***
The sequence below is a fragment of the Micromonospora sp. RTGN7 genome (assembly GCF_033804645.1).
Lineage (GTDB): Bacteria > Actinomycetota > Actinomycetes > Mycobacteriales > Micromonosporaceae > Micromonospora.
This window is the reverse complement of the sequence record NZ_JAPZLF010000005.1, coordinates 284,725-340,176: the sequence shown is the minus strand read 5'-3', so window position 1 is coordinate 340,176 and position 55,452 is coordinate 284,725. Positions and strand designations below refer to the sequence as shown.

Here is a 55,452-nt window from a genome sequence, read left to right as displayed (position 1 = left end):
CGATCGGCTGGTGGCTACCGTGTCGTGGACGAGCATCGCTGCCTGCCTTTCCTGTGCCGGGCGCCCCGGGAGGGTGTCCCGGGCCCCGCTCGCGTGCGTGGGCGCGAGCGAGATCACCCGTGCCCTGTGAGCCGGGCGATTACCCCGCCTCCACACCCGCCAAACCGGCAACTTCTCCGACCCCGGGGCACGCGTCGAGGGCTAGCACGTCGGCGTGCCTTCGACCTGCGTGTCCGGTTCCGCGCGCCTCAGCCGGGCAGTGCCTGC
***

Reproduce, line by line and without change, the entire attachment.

The sequence below is a fragment of the Micromonospora sp. RTGN7 genome (assembly GCF_033804645.1).
Lineage (GTDB): Bacteria > Actinomycetota > Actinomycetes > Mycobacteriales > Micromonosporaceae > Micromonospora.
This window is the reverse complement of the sequence record NZ_JAPZLF010000005.1, coordinates 284,725-340,176: the sequence shown is the minus strand read 5'-3', so window position 1 is coordinate 340,176 and position 55,452 is coordinate 284,725. Positions and strand designations below refer to the sequence as shown.

Here is a 55,452-nt window from a genome sequence, read left to right as displayed (position 1 = left end):
CGATCGGCTGGTGGCTACCGTGTCGTGGACGAGCATCGCTGCCTGCCTTTCCTGTGCCGGGCGCCCCGGGAGGGTGTCCCGGGCCCCGCTCGCGTGCGTGGGCGCGAGCGAGATCACCCGTGCCCTGTGAGCCGGGCGATTACCCCGCCTCCACACCCGCCAAACCGGCAACTTCTCCGACCCCGGGGCACGCGTCGAGGGCTAGCACGTCGGCGTGCCTTCGACCTGCGTGTCCGGTTCCGCGCGCCTCAGCCGGGCAGTGCCTGC